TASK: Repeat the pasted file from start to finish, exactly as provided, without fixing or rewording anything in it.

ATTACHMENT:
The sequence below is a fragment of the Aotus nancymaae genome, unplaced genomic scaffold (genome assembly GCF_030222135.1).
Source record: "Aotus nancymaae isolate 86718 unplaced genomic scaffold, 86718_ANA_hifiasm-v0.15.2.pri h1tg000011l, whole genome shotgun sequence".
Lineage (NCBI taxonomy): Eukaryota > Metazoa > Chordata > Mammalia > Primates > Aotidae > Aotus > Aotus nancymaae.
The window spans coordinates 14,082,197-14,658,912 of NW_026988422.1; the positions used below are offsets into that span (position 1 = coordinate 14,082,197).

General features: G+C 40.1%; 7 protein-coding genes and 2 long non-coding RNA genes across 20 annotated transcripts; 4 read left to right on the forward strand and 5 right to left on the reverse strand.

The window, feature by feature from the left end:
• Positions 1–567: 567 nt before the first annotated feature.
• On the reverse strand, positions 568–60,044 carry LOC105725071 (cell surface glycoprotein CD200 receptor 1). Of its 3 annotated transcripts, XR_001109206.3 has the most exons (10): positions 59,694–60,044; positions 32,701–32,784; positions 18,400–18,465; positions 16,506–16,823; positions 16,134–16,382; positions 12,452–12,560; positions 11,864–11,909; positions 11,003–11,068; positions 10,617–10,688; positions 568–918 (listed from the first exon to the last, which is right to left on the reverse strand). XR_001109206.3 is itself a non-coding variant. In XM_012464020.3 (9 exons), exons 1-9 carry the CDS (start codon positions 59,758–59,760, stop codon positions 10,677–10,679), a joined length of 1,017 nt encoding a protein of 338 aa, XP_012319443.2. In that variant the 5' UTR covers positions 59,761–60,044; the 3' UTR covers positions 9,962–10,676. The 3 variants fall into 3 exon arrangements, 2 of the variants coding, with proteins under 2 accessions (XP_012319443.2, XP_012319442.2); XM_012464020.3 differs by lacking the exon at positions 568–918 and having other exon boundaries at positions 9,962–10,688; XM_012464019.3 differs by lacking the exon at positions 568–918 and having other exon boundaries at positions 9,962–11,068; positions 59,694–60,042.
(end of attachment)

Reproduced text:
The sequence below is a fragment of the Aotus nancymaae genome, unplaced genomic scaffold (genome assembly GCF_030222135.1).
Source record: "Aotus nancymaae isolate 86718 unplaced genomic scaffold, 86718_ANA_hifiasm-v0.15.2.pri h1tg000011l, whole genome shotgun sequence".
Lineage (NCBI taxonomy): Eukaryota > Metazoa > Chordata > Mammalia > Primates > Aotidae > Aotus > Aotus nancymaae.
The window spans coordinates 14,082,197-14,658,912 of NW_026988422.1; the positions used below are offsets into that span (position 1 = coordinate 14,082,197).

General features: G+C 40.1%; 7 protein-coding genes and 2 long non-coding RNA genes across 20 annotated transcripts; 4 read left to right on the forward strand and 5 right to left on the reverse strand.

The window, feature by feature from the left end:
• Positions 1–567: 567 nt before the first annotated feature.
• On the reverse strand, positions 568–60,044 carry LOC105725071 (cell surface glycoprotein CD200 receptor 1). Of its 3 annotated transcripts, XR_001109206.3 has the most exons (10): positions 59,694–60,044; positions 32,701–32,784; positions 18,400–18,465; positions 16,506–16,823; positions 16,134–16,382; positions 12,452–12,560; positions 11,864–11,909; positions 11,003–11,068; positions 10,617–10,688; positions 568–918 (listed from the first exon to the last, which is right to left on the reverse strand). XR_001109206.3 is itself a non-coding variant. In XM_012464020.3 (9 exons), exons 1-9 carry the CDS (start codon positions 59,758–59,760, stop codon positions 10,677–10,679), a joined length of 1,017 nt encoding a protein of 338 aa, XP_012319443.2. In that variant the 5' UTR covers positions 59,761–60,044; the 3' UTR covers positions 9,962–10,676. The 3 variants fall into 3 exon arrangements, 2 of the variants coding, with proteins under 2 accessions (XP_012319443.2, XP_012319442.2); XM_012464020.3 differs by lacking the exon at positions 568–918 and having other exon boundaries at positions 9,962–10,688; XM_012464019.3 differs by lacking the exon at positions 568–918 and having other exon boundaries at positions 9,962–11,068; positions 59,694–60,042.